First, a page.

Two more worthwhile books (in addition to these), and other tips.
Bradt’s guidebooks (and Lonely Planets and so forth), and the “In Your Pocket” series, are all very well, but sometimes I want the detail one gets in a real guidebook. Alas there will never be a Minsk and Its Lagoon: Historical-Artistic Guide, but there does exist Nagel’s Encyclopedia–Guide U.S.S.R., whose 5th edition (ISBN 2-8263-0796-7) is as recent as 1986. I haven’t seen it but learn that it runs to over a thousand pages; and others in the series that I have seen suggest that each page will be packed with information. Used in conjunction with something newer, this book could reveal much that’s not obvious. (Cf Ian Johnson’s account of his use in 1984 of what sounds like the 1968 edition of Nagel’s Encyclopedia–Guide China.)
Copyright of the cover images above of course belongs to the respective publisher, author or editor, not to me.
A taxi took me to the station before the sun had risen. I’d brought my pile of rubles down to just about enough to buy a couple of cellophane-wrapped sandwiches (unlike superficially similar Japanese artifacts, these were tasty, and on bread worth eating), which was lucky as the money exchange counters were only selling rubles, and not buying them.
The inside of the station, looking out:
I took the expected photographs: the timetable, etc. But now I find that Yusuke Inoue, a connoisseur of 旅と写真といい女 (tabi to shashin to ii onna), has beaten me to it. Here‘s his page (or if you’d prefer googlinglish to Japanese, then here).
I popped outside for a few moments and there saw:
That is of course the proper entrance to Minsk.
I took the train from Minsk to Vilnius; Inoue took it from Vilnius to Minsk. I can show you my own handsome ticket for the improbably inexpensive journey, but he is already showing his, and I mustn’t waste more of what space remains in the interwebs. The photographs I took, he took better; and he took some that I didn’t.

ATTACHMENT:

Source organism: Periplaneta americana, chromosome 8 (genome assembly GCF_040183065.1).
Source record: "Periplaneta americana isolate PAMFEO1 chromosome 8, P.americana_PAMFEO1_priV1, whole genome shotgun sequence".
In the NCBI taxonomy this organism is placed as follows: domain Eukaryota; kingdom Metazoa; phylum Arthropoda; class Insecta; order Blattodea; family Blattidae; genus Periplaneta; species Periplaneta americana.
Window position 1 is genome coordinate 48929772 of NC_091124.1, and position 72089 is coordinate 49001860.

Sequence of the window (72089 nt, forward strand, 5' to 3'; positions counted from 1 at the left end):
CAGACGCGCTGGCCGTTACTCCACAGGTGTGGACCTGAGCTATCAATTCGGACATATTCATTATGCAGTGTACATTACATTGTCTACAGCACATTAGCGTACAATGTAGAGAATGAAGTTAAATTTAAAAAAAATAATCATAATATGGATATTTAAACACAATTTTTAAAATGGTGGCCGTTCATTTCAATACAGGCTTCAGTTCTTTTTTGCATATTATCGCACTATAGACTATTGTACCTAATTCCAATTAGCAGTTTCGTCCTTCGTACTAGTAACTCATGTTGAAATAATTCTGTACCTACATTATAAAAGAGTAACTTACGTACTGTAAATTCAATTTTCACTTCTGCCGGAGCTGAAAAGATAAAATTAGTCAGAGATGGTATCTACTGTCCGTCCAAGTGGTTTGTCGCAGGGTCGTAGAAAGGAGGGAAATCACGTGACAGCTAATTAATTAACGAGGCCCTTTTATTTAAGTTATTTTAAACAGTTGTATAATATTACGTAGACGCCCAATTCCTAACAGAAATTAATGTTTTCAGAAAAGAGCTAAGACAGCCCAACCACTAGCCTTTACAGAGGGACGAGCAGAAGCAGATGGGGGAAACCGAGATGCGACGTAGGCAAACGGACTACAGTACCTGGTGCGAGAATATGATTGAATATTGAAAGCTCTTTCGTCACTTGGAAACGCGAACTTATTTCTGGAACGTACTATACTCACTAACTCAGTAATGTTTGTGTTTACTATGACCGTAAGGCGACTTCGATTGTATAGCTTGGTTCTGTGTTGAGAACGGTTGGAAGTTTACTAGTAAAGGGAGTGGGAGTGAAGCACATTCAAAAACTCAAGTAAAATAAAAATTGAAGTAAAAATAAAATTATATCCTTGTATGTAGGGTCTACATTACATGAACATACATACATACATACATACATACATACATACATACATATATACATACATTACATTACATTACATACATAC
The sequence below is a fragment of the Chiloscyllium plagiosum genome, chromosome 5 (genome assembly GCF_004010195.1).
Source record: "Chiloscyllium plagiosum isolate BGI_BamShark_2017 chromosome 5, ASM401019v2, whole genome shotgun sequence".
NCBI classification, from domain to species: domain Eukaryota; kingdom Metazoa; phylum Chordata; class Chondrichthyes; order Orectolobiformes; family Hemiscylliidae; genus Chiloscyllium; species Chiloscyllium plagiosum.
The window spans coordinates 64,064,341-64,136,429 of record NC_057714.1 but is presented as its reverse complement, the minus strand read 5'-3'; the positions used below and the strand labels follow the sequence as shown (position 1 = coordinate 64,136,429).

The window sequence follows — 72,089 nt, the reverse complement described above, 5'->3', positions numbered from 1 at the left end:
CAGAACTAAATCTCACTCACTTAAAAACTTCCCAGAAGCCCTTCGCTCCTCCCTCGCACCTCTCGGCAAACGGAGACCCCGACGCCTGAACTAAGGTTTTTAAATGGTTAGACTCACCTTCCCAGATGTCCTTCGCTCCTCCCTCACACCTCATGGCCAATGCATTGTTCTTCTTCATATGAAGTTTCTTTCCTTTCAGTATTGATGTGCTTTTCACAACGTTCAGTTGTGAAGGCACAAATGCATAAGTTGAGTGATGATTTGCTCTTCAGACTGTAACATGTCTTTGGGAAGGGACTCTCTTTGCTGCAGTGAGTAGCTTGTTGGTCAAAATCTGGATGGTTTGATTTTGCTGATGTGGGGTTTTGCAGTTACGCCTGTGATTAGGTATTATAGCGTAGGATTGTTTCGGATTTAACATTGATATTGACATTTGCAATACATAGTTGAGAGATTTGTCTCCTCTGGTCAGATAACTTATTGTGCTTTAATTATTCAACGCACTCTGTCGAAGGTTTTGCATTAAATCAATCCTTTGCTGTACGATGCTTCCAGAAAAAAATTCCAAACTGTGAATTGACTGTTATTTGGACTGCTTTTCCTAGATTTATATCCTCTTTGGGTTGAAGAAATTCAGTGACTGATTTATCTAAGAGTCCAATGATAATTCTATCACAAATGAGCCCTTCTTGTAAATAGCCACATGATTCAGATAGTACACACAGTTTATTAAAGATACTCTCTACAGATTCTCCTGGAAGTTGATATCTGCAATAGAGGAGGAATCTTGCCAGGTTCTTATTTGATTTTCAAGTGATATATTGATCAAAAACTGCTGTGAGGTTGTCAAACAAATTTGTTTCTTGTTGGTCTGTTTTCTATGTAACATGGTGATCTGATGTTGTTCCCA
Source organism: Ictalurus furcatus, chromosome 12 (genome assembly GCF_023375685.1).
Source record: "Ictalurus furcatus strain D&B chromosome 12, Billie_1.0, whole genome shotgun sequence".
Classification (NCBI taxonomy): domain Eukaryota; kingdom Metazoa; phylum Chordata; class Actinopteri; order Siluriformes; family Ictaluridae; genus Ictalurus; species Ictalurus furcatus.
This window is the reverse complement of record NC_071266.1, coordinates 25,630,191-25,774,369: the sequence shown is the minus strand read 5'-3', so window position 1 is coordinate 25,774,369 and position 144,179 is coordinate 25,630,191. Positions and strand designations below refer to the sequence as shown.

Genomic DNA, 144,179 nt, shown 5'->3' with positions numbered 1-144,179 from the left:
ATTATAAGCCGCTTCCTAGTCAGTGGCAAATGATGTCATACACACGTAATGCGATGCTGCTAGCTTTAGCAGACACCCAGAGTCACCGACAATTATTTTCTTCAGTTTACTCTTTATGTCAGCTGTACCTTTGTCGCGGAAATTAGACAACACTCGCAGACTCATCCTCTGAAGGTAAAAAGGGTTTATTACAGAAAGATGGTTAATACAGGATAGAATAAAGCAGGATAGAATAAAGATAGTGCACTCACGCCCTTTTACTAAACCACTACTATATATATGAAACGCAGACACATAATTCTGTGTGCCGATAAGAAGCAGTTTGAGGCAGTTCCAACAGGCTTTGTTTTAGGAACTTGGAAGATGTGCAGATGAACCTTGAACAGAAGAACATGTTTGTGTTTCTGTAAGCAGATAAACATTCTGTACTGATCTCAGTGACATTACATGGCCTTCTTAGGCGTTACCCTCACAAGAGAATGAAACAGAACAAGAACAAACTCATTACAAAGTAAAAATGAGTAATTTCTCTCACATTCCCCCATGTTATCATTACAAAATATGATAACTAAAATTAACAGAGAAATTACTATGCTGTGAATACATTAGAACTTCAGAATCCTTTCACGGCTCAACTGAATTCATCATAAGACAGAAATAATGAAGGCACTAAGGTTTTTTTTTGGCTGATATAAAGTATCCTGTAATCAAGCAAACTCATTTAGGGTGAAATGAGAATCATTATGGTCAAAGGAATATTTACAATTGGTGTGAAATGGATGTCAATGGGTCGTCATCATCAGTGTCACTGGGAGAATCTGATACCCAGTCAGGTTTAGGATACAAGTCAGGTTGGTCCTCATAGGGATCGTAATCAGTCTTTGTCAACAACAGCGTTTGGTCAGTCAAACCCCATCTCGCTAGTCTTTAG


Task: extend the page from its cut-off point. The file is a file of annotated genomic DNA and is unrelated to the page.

So much for my four and a half days in Minsk in 2011. I hope to return — to explore the courtyards behind the façades, the museums, the churches, and the outskirts.
Or anyway, “theatres” broadly defined.
We’ve already seen the Moskva (Москва) cinema on Pobediteley avenue, but here’s the Pobeda (Победа) cinema on Internatsionalnaya street in Minsk:
And what it’s showing:
Here’s the Belarusian National Opera & Ballet Theatre:
It’s clear from this page about the history of the building that it has recently been restored.
But what more dramatic way to announce a theatre than with a tank in front? (Other sites say that the tank is a T-35/85, a model written up here.) Below, the Drama Theatre of the Belarusian Army, on Krasnoarmeiskaya street.
Nezavisimosti (Nyezhavizhimosty, Nezalezhnasti, Independence) avenue (or prospect) (Belarusian праспект Незалежнасці; Russian проспект Независимости) runs through the centre of Minsk from the station at the southwest up through Nezavisimosti, Oktabrskaya and Victory squares.